The Daily Populous

Saturday May 12nd, 2018 day edition

image for We read every one of the 3,517 Facebook ads bought by Russians. Their dominant strategy: Sowing racial discord

This is one of the Russian Facebook ads intended to stir dissension in the U.S. (Photo: Facebook).

While some ads focused on topics as banal as business promotion or Pokémon, the company consistently promoted ads designed to inflame race-related tensions.

Of the roughly 3,500 ads published this week, more than half — about 1,950 — made express references to race.

At least 25% of the ads centered on issues involving crime and policing, often with a racial connotation.

Separate ads, launched simultaneously, would stoke suspicion about how police treat black people in one ad, while another encouraged support for pro-police groups.

Only about 100 of the ads overtly mentioned support for Donald Trump or opposition to Hillary Clinton.

More: Thousands of Facebook ads bought by Russians to fool U.S. voters released by Congress. »

It’s Friday. – Fight for the Future – Medium

Authored by

The FCC just announced that the repeal of net neutrality will officially go into effect in one month unless Congress stops it.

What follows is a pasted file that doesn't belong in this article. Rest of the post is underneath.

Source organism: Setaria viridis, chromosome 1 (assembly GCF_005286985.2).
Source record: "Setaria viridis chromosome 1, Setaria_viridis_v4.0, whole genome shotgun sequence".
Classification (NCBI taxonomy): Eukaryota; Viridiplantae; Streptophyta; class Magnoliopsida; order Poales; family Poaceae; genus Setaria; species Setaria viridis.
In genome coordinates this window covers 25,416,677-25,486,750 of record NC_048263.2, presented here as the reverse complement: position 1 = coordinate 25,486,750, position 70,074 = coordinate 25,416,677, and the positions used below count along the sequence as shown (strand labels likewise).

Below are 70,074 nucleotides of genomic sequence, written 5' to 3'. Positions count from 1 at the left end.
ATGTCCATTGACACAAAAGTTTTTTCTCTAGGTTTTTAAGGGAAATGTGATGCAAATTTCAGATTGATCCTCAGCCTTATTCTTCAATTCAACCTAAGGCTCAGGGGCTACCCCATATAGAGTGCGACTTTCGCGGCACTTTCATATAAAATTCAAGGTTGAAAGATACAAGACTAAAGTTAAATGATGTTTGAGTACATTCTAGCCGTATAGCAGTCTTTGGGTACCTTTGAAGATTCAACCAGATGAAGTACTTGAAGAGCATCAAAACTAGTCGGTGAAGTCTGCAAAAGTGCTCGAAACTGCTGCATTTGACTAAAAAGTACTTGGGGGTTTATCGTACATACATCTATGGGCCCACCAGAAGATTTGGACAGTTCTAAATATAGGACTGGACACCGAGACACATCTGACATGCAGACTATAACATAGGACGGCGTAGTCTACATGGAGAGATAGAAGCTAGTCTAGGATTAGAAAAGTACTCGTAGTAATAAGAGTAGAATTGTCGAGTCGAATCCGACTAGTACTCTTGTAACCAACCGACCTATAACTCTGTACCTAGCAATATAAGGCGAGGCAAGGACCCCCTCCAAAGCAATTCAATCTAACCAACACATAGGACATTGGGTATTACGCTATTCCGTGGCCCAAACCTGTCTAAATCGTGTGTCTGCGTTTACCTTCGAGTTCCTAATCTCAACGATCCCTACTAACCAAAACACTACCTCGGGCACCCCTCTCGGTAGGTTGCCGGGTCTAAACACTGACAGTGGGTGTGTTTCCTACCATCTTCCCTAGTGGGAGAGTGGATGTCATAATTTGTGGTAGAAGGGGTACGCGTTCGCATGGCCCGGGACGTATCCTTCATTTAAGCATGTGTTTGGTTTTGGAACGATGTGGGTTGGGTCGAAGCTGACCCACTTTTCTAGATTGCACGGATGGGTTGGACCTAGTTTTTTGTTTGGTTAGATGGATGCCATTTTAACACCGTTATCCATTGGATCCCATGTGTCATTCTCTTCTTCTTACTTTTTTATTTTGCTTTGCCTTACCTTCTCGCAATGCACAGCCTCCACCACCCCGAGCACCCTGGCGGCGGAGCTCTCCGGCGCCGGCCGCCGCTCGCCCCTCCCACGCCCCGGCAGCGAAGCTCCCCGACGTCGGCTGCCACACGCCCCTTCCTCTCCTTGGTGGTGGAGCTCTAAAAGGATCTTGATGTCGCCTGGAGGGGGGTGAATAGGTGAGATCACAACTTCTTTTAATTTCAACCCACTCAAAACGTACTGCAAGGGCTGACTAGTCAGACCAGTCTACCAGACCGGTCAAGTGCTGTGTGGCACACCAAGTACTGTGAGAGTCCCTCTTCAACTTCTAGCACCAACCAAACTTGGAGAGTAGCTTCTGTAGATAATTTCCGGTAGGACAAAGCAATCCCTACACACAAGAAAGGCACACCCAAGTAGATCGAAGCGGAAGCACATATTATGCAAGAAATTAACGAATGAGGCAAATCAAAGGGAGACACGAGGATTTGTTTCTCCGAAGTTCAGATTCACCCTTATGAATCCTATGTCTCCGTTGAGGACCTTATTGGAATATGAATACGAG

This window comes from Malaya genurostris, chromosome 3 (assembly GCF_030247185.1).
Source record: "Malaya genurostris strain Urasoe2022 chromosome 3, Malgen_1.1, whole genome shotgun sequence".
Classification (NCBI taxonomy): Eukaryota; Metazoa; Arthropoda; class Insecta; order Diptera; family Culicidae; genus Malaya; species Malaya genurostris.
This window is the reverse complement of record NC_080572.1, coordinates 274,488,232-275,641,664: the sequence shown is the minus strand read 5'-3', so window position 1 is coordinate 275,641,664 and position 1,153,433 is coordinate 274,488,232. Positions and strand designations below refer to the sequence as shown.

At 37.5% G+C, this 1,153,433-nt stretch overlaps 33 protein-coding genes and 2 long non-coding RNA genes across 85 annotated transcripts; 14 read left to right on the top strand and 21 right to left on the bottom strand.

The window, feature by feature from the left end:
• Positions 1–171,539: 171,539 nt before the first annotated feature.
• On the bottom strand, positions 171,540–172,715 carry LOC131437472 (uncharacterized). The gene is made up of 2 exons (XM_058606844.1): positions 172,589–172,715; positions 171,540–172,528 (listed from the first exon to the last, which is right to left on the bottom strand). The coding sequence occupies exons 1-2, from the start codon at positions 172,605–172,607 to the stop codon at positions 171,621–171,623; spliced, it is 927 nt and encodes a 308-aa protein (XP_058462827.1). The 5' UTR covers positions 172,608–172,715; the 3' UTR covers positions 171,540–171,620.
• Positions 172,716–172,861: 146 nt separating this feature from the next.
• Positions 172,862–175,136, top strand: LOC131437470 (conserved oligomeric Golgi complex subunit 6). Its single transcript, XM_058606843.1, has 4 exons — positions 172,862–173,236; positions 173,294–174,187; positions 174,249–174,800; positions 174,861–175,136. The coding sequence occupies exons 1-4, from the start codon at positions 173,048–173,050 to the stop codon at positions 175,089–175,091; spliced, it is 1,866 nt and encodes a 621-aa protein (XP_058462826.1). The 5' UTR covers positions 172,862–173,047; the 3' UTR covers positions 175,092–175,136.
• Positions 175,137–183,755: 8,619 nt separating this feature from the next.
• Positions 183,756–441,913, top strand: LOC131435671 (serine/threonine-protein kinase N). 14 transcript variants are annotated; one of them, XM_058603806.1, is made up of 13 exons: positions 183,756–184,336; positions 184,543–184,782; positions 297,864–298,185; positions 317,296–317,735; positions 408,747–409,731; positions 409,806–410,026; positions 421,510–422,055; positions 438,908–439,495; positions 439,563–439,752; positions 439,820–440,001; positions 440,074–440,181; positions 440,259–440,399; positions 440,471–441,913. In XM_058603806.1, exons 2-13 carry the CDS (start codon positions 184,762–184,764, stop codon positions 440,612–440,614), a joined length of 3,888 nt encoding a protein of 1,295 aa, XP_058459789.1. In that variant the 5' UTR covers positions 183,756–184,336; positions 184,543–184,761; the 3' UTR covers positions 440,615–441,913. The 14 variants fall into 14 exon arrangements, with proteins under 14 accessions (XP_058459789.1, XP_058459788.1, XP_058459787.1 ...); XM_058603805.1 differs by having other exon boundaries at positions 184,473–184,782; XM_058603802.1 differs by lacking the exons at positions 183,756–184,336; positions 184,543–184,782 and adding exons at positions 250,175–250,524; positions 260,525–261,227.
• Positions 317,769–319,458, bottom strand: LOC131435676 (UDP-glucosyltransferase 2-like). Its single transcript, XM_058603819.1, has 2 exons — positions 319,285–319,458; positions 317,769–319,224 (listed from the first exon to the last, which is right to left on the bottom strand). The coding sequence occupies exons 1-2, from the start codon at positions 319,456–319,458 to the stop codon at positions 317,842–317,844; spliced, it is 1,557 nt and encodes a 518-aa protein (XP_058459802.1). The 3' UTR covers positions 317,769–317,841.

Okay everyone, we’ve confirmed that the Senate vote on the FCC’s repeal of net neutrality will be THIS WEDNESDAY, May 16th.

The Senate is expected to vote early next week on a resolution to overrule the FCC and restore net neutrality. »

‘Brooklyn ‘Nine-Nine’ Cancelled: Hulu Not Picking Up a Season 6

Authored by

TVLine has learned that Hulu has decided not to rescue the Andy Samberg comedy, which on Thursday was cancelled by Fox after five seasons.

The streamer was floated as one possible savior for the beloved sitcom.

Netflix and TBS were also said to be in the mix, but a source tells TVLine that those options also appear unlikely. »

Trump: Other nations extort drug-makers

Authored by

US President Donald Trump has accused foreign governments of extorting "unreasonably low prices" from pharmaceutical firms.

The president is under pressure to deliver on campaign promises to reduce the high costs of prescription drugs.

However, experts say foreign pricing is not a major influence on US costs and changing it will not help Americans. »